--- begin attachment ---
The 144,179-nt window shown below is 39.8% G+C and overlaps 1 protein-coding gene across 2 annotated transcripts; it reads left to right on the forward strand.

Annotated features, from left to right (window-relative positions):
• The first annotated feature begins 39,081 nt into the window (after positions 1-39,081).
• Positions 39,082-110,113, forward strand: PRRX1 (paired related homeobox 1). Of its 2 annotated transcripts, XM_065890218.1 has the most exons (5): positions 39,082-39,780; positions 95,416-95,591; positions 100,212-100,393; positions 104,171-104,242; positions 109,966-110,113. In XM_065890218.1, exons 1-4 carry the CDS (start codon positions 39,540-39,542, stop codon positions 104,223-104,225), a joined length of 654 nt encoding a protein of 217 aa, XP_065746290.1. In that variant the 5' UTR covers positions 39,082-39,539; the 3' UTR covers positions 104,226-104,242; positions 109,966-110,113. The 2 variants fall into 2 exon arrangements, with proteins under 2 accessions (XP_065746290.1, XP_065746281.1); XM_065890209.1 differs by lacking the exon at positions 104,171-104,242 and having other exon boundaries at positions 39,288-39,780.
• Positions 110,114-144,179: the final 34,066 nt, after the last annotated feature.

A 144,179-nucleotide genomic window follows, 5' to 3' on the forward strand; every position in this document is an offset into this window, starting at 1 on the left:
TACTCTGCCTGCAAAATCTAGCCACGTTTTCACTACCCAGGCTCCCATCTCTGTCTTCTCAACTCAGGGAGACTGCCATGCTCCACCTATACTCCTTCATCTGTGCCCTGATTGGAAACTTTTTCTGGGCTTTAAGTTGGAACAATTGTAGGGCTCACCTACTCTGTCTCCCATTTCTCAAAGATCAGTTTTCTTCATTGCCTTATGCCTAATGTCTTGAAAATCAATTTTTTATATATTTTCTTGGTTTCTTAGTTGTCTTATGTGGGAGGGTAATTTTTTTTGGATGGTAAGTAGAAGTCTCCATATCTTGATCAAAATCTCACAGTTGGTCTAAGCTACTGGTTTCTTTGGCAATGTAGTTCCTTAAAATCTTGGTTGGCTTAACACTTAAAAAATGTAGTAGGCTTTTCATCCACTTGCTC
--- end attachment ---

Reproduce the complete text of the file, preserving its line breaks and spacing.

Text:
The 144,179-nt window shown below is 39.8% G+C and overlaps 1 protein-coding gene across 2 annotated transcripts; it reads left to right on the forward strand.

Annotated features, from left to right (window-relative positions):
• The first annotated feature begins 39,081 nt into the window (after positions 1-39,081).
• Positions 39,082-110,113, forward strand: PRRX1 (paired related homeobox 1). Of its 2 annotated transcripts, XM_065890218.1 has the most exons (5): positions 39,082-39,780; positions 95,416-95,591; positions 100,212-100,393; positions 104,171-104,242; positions 109,966-110,113. In XM_065890218.1, exons 1-4 carry the CDS (start codon positions 39,540-39,542, stop codon positions 104,223-104,225), a joined length of 654 nt encoding a protein of 217 aa, XP_065746290.1. In that variant the 5' UTR covers positions 39,082-39,539; the 3' UTR covers positions 104,226-104,242; positions 109,966-110,113. The 2 variants fall into 2 exon arrangements, with proteins under 2 accessions (XP_065746290.1, XP_065746281.1); XM_065890209.1 differs by lacking the exon at positions 104,171-104,242 and having other exon boundaries at positions 39,288-39,780.
• Positions 110,114-144,179: the final 34,066 nt, after the last annotated feature.

A 144,179-nucleotide genomic window follows, 5' to 3' on the forward strand; every position in this document is an offset into this window, starting at 1 on the left:
TACTCTGCCTGCAAAATCTAGCCACGTTTTCACTACCCAGGCTCCCATCTCTGTCTTCTCAACTCAGGGAGACTGCCATGCTCCACCTATACTCCTTCATCTGTGCCCTGATTGGAAACTTTTTCTGGGCTTTAAGTTGGAACAATTGTAGGGCTCACCTACTCTGTCTCCCATTTCTCAAAGATCAGTTTTCTTCATTGCCTTATGCCTAATGTCTTGAAAATCAATTTTTTATATATTTTCTTGGTTTCTTAGTTGTCTTATGTGGGAGGGTAATTTTTTTTGGATGGTAAGTAGAAGTCTCCATATCTTGATCAAAATCTCACAGTTGGTCTAAGCTACTGGTTTCTTTGGCAATGTAGTTCCTTAAAATCTTGGTTGGCTTAACACTTAAAAAATGTAGTAGGCTTTTCATCCACTTGCTC